Memoirs can be difficult to write, and in Sir Oswald Newbold’s case in 1910 Singapore, writing a memoir turns deadly. As befits a classic mystery, he’s found dead in the first chapter, and the hunt is on to track down the murderer and find out what Newbold could have written that guaranteed his savage murder.
Newbold retired in Singapore to escape England’s “miserable weather and miserable people.” What secrets was he going to reveal in his book? Whom would he expose, and why?
Taking the field to find out the truth are dashing Inspector Robert Curran and intrepid Harriet Gordon, a stenographer and typist who has left England under a cloud. Gordon has suffered deep personal loss and abuse. Part of the enjoyment in this mystery is watching her rise above her grief to find new meaning in life. We also experience the difficulties and beauties of living in a tropical climate mainly through her eyes, and the vision is never less than fascinating.
The cast of minor characters is as colorful as those you find in Christie’s Death on the Nile and Evil Under the Sun. Like Christie, Stuart makes them all vivid and unique.
The author also has a terrific eye for detail. Because she’s lived in southeast Asia and her father served there in the British army, Stuart can evoke last-century’s Singapore with great skill. She makes you feel the heavy humidity and lashing rain, you smell the frangipani and mangroves, you can see the glorious heavy blooms of Bougainvillea. This Singapore is truly “a place of extremes.”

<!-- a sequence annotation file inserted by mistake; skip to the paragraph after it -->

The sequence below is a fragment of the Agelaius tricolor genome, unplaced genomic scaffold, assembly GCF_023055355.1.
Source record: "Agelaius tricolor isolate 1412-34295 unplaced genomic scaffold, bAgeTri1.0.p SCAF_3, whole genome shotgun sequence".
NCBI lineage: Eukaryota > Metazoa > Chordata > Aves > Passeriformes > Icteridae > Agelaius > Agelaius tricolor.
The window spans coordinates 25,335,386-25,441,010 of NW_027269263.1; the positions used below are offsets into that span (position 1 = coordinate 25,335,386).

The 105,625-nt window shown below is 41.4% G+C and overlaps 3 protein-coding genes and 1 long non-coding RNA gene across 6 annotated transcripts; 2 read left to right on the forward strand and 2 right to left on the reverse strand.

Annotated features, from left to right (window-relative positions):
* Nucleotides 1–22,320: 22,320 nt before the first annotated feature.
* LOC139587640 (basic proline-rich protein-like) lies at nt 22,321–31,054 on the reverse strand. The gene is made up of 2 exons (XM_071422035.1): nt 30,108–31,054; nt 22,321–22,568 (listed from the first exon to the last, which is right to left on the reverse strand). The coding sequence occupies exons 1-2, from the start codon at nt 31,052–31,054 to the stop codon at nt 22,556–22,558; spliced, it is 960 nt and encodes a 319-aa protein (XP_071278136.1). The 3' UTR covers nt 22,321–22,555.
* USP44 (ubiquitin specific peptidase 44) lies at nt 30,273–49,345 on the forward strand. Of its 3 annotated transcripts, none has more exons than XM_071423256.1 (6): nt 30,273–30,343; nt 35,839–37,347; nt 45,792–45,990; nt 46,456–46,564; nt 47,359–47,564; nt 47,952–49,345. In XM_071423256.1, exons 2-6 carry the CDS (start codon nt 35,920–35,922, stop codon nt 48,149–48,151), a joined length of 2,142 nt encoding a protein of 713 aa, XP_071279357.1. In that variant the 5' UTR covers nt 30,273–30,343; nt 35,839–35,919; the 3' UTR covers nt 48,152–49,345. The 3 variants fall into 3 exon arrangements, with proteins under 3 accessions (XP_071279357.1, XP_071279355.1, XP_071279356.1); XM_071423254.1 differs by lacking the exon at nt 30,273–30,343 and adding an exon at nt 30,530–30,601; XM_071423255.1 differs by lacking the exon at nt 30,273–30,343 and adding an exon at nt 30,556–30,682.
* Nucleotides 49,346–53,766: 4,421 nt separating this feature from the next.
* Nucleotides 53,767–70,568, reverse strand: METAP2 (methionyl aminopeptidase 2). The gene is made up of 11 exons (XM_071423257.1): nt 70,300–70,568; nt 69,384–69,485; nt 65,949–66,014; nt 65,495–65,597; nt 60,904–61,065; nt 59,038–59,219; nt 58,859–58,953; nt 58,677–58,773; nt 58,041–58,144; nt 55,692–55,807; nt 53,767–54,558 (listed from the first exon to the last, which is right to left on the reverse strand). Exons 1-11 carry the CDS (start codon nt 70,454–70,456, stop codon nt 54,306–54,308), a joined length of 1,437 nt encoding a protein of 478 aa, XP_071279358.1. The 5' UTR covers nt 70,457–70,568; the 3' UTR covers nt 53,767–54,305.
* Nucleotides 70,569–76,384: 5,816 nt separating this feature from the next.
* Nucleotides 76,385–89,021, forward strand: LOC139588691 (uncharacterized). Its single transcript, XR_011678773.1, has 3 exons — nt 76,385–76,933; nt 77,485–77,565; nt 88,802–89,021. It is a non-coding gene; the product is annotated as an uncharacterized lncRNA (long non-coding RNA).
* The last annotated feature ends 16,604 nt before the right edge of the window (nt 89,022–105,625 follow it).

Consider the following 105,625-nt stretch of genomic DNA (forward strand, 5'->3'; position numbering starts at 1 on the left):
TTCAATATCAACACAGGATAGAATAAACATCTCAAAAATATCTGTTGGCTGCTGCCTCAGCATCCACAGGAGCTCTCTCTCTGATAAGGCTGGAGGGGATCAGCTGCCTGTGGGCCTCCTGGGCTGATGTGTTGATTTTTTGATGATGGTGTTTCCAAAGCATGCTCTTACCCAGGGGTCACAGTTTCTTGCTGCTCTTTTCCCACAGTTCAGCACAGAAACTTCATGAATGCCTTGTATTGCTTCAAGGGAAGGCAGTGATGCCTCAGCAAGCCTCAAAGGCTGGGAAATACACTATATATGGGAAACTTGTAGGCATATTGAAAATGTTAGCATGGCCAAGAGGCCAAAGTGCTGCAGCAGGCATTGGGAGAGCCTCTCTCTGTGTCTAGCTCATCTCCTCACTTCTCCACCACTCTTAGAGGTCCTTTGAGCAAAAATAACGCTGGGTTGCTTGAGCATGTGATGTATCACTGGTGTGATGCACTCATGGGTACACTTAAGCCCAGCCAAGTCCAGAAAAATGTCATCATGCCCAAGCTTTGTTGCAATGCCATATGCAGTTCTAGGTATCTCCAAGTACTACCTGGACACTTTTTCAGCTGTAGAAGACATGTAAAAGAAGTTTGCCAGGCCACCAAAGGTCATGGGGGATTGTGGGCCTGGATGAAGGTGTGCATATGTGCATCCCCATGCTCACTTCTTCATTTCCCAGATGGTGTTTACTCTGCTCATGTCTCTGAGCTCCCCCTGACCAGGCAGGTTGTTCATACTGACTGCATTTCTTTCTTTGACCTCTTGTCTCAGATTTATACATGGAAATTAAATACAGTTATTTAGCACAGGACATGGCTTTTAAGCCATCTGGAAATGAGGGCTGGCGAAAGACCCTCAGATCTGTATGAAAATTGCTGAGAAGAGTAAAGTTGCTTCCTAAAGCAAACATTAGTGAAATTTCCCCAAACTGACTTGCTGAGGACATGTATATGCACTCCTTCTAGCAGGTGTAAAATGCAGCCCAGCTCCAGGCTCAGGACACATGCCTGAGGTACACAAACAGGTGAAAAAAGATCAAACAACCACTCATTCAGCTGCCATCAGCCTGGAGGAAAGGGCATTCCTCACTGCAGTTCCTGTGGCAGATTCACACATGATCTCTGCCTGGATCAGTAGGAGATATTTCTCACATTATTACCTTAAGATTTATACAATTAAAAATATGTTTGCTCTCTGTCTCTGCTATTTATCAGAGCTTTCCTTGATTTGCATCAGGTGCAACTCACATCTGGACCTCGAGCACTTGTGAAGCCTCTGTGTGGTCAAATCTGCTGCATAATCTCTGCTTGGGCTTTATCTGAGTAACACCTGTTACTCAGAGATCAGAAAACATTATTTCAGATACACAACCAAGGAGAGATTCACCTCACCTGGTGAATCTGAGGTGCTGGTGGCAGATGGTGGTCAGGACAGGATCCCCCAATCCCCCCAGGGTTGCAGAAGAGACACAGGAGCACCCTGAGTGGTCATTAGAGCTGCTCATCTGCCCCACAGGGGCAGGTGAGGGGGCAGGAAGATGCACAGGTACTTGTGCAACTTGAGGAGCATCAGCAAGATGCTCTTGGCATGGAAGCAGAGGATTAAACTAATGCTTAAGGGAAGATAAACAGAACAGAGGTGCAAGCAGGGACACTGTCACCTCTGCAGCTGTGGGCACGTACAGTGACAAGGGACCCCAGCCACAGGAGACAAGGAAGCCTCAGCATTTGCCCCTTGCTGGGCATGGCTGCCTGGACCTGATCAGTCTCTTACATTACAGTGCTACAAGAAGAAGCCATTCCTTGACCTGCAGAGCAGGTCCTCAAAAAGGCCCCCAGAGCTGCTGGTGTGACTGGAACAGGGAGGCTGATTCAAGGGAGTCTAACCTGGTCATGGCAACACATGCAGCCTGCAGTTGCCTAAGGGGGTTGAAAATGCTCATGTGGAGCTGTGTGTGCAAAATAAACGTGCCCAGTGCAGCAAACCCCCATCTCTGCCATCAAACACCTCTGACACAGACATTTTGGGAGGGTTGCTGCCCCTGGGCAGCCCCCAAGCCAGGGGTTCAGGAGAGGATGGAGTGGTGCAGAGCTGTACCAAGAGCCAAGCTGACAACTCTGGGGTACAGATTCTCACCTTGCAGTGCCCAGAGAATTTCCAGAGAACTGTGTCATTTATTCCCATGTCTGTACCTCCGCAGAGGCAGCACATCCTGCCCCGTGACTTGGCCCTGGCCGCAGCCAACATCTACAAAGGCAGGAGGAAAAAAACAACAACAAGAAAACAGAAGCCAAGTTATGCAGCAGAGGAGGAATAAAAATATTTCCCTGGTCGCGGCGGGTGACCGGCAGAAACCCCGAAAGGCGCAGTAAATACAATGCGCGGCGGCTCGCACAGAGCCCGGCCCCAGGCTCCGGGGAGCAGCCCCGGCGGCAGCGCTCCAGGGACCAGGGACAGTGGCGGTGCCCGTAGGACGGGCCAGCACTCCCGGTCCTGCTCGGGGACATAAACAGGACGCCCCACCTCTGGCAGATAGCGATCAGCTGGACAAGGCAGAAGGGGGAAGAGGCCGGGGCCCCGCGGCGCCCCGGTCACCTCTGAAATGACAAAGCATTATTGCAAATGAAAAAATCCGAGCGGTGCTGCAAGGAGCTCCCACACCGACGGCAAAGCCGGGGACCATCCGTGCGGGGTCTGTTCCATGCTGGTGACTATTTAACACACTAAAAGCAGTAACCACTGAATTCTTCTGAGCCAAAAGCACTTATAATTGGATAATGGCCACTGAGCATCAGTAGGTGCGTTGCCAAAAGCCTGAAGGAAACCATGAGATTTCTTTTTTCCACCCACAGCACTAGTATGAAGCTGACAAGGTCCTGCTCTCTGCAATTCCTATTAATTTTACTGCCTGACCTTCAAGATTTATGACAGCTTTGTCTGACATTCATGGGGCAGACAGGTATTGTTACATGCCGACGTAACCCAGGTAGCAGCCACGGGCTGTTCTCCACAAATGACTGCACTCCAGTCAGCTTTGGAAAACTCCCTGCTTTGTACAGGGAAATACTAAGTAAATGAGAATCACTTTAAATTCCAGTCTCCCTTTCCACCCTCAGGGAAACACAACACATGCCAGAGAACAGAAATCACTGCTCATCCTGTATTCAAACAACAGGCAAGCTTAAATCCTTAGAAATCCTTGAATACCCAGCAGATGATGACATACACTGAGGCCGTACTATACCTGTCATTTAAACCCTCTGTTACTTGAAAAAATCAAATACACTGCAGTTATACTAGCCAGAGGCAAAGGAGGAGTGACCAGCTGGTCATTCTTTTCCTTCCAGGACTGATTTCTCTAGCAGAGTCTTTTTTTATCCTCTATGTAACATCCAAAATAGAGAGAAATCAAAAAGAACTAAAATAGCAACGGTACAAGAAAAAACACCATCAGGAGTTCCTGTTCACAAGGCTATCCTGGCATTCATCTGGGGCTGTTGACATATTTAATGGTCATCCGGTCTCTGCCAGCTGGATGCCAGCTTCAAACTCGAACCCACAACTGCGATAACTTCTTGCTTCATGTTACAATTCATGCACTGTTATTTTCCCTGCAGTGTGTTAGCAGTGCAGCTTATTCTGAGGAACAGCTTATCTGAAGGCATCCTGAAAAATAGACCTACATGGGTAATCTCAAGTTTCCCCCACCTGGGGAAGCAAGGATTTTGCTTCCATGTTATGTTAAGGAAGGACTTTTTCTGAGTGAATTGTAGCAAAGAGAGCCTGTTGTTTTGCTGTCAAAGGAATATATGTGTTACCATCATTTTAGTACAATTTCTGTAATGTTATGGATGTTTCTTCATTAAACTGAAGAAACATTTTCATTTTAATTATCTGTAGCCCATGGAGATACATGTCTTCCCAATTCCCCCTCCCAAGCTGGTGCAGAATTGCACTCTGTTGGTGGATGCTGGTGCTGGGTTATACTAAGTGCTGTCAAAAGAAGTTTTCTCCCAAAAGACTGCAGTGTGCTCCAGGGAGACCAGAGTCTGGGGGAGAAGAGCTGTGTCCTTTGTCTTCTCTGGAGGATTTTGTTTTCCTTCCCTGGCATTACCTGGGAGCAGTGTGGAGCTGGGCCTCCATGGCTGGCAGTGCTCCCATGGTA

But Stuart doesn’t just paint scenes to perfection, she honestly portrays a colonial society with its prejudices and blind spots. It’s matched by an England where women were denied the right to vote and suffragists in prison were tortured by being force fed during hunger strikes. Bringing those two worlds together is part of what makes Singapore Sapphire so compelling.
Mysteries are sometimes derided as “escape fiction” or “escapist,” but all literature, from Tolstoy to P.D. James, helps you escape your own life and time to travel somewhere fascinating. If it’s well executed, of course.
With just the right touch of romance, Stuart has written the ideal mystery for armchair travelers and for fans of the genre in its classic form. Her heroine is bright, resourceful, compassionate; her hero a sterling and indomitable character; the villains are as devious as they should be. But nobody is a caricature or paper thin.
Singapore Sapphire is clever, well-paced, complex, and deeply moving. It has everything needed to make a splendid TV movie or even a miniseries. This is a book to revel in for its local color and its crafty plotting. No doubt there’ll be more Harriet Gordon adventures, and she’s a welcome addition to the current roster of sharp-eyed amateur sleuths.
Lev Raphael teaches creative writing online at writewithoutborders.com. The former crime fiction reviewer for the Detroit Free Press, he’s the author of nine mysteries and fifteen other books in many genres.